On October 3, a Somali National Army (SNA) convoy was ambushed in the southern province of Lower Shabelle province, resulting in a firefight that purportedly lasted several hours (Garowe Online, October 5). The convoy was escorted by ‘Gorgor’ (meaning ‘eagle’ in Somali) soldiers, elite troops who were trained by the Turkish military. Turkey has been building its ties with Somalia since President Recep Tayyip Erdogan first visited the country in 2011 to offer humanitarian aid during the height of the famine there. Since then, the relationship has grown dramatically, with military ties and counterterrorism training forming a fundamental section of the Turkish-Somali relationship.

The most notable representation of these military ties is Camp TURKSOM, a 400-hectare training base Turkey paid $50 million to construct in Mogadishu. Construction took two years and the base officially opened on September 30, 2017. The camp represents Turkey’s largest overseas military base, capable of training up to 1,500 recruits at a time (Al Jazeera, October 1, 2017).

Speaking to Anadolu Agency, the Turkish Ambassador to Somalia Mehmet Yilmaz said in August that, “Turkey’s military cooperation with Somalia is of critical importance for this country. It contributes to Somalia’s security and its fight against terror.” The ambassador stated that 2,500 Somali soldiers have been trained thus far, with the training regime consisting of basic training in Camp TURKSOM followed by “commando training” in Isparta province, Turkey. Turkey projects that it will eventually train a third of the Somali military, or 5,000 soldiers of a total number of 15,000-16,000 personnel (Anadolu Agency, August 4). Yilmaz cited the decrease of 2,000 troops this year in the number of African Union Mission in Somalia (AMISOM) forces stationed in the country, saying that there is an immediate need for a large, well-trained national armed forces (Daily Sabah, August 4).

On August 24, Turkey donated 12 armored personnel carriers to Somalia for use by the Gorgor soldiers. The ceremony was attended by Ambassador Yilmaz, Somali Defense Minister Hassan Ali Mohamed and Somali Armed Forces Commander General Odawa Yusuf Rageh (Daily Sabah, August 28).

The first Somali troops trained by the Turkish military graduated in December 2017 (Anadolu Agency, December 23, 2017). Since then, the Turkish-trained Somali special forces have been actively engaged in the war against the al-Shabaab insurgency, taking part in operations that liberated towns occupied in Lower Shabelle, as well as counterterrorism operations in Mogadishu (Somali Affairs, October 19, 2019).

The activities of the elite Turkish-trained units in the SNA have not been without controversy, however. In February, the Federal Government of Somalia (FGS) deployed Gorgor troops and another Turkish-trained unit, the Haram’ad (meaning ‘cheetah’ in Somali), to the Gedo region of Jubaland, near the border with Kenya, resulting in clashes with local forces loyal to the autonomous administration of the state. The clashes reportedly displaced 50,000 civilians, and drew . Haram’ad forces also took part in fighting in the Dhuusamaareeb region of Galmudug state, located in the center of the country, against the Ahl al-Sunna wal Jama’a (ASWJ) militia. The fighting, which took place on February 27 and 28, allegedly resulted in dozens of casualties and the surrender of the ASWJ leadership to the FGS (UNSC Report, May 15). Opposition figures accused Somali President Mohamed Abdullahi Mohamed, known popularly as “Farmajo,” of using the Turkish-trained troops to stir internal conflict for his political advantage (Garowe Online, March 5).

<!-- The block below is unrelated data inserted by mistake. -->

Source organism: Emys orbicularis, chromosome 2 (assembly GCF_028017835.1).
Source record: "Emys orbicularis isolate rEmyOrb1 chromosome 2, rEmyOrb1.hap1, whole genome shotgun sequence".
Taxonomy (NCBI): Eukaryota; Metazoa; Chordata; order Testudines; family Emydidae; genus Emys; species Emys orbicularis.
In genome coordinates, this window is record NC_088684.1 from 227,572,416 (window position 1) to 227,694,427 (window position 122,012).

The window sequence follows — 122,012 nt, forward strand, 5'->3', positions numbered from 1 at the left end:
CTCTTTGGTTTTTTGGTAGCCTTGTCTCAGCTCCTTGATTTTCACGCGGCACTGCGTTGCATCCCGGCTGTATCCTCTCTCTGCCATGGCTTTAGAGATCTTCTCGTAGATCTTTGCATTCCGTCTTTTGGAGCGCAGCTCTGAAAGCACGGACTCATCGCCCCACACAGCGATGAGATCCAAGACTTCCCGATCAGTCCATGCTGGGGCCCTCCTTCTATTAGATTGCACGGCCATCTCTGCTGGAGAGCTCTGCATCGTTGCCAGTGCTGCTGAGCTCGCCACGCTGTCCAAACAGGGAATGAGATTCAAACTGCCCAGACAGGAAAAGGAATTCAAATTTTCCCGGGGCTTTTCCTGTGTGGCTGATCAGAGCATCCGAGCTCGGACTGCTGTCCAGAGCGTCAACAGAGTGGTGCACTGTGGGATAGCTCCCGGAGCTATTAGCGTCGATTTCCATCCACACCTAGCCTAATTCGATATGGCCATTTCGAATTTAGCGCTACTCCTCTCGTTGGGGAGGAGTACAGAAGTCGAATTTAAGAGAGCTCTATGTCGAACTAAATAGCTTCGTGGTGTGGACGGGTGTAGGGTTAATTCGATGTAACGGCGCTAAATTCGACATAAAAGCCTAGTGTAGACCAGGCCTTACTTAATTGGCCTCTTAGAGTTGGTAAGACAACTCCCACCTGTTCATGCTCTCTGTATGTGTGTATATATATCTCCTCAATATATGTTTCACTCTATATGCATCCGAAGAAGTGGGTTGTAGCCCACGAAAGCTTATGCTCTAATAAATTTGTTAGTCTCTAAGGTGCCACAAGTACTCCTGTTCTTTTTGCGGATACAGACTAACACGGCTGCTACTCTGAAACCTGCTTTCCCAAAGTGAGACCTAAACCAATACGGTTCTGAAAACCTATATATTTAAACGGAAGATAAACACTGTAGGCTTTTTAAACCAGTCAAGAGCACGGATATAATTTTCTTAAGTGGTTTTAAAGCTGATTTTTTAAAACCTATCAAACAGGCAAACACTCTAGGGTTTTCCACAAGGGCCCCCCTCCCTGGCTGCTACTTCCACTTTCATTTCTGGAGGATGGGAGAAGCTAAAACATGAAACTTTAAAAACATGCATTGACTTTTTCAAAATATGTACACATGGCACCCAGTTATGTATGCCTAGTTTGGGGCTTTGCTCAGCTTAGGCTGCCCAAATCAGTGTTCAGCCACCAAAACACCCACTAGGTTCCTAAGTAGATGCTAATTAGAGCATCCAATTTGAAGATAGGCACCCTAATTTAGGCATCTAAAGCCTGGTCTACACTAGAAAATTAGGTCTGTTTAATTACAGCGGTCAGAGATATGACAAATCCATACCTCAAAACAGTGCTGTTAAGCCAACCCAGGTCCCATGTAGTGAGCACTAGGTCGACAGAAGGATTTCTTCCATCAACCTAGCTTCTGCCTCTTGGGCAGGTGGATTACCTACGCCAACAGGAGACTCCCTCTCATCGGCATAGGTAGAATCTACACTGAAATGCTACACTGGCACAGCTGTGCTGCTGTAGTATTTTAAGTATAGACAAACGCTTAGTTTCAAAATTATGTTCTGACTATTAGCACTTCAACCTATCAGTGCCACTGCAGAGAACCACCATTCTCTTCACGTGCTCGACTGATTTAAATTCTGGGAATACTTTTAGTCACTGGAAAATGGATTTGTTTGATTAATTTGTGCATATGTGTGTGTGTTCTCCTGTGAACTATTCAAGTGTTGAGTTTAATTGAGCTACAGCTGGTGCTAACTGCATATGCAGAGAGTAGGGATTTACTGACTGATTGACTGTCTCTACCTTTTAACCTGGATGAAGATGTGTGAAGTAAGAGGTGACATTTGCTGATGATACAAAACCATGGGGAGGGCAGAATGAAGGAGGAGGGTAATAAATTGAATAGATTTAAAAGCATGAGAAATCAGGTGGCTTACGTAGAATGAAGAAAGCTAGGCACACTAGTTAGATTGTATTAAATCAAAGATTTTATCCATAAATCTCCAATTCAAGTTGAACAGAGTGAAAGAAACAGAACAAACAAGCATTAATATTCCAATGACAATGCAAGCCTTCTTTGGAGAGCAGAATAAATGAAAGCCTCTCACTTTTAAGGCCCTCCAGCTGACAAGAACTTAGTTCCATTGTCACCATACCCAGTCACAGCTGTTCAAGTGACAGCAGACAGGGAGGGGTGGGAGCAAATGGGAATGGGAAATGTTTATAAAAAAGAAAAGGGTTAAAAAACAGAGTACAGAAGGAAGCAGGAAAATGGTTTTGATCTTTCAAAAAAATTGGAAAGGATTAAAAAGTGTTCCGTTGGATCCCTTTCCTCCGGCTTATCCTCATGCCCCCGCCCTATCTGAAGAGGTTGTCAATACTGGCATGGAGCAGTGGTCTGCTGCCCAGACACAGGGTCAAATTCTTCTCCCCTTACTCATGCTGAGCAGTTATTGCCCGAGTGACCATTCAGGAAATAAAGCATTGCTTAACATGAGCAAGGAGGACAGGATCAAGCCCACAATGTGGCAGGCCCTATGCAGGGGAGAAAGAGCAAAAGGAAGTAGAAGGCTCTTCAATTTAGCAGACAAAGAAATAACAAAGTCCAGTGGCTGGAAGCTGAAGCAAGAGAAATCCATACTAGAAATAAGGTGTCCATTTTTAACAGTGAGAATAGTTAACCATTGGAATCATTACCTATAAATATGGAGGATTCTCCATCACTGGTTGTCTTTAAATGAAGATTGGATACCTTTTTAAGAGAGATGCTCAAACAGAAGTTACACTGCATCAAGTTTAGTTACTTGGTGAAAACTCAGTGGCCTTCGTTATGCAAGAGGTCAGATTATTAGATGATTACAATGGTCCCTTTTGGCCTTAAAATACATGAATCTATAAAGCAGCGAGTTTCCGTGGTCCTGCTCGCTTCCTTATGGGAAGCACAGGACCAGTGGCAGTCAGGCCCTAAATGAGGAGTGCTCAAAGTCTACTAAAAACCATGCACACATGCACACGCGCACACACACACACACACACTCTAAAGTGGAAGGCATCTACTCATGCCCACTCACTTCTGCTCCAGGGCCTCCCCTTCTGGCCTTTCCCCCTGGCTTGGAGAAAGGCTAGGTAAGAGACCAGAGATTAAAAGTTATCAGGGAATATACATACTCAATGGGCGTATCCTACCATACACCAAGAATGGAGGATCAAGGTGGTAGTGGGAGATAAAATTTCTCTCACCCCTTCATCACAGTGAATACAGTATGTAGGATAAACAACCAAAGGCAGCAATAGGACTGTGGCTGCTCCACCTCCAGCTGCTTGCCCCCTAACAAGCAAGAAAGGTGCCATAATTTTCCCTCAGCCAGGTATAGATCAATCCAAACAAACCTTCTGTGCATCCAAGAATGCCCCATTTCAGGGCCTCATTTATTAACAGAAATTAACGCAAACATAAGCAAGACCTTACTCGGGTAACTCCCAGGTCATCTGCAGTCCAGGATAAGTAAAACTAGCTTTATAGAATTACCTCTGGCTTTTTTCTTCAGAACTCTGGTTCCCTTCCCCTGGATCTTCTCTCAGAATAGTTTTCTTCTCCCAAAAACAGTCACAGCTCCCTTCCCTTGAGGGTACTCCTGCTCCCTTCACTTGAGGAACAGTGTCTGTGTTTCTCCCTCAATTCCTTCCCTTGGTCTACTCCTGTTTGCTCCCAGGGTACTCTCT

These controversies within Somalia are unlikely to turn Turkey away from its continued military training programs and wide-ranging support for the FGS. Turkey’s involvement in Somalia is at least partially motivated by the country’s strategic location near the Bab al-Mandeb strait and as a byproduct of the growing rivalry between Turkey and its ally Qatar on one side, and Saudi Arabia, the UAE, Bahrain and Egypt on the other. The UAE has formed a close relationship with the autonomous state of Puntland, in Somalia’s north, training and funding the state’s maritime police force (Garowe Online, April 14, 2018). The UAE also plans on developing Berbera port in the self-declared Republic of Somaliland, to the chagrin of Mogadishu who accuses Abu Dhabi of fanning internal division (see Terrorism Monitor, June 17).

Camp TURKSOM is Turkey’s largest overseas military facility, located in a strategically placed country riven by internal conflict and a long-running Islamist insurgency. Turkey’s growing influence in the country is emblematic of its recent active foreign policy, defined by rivalry with the Gulf States and an assertive pursuit of its interests. As more Somali soldiers are trained by Turkish military advisors and in Turkey itself, Ankara is likely to continue seeing its influence rise in Mogadishu.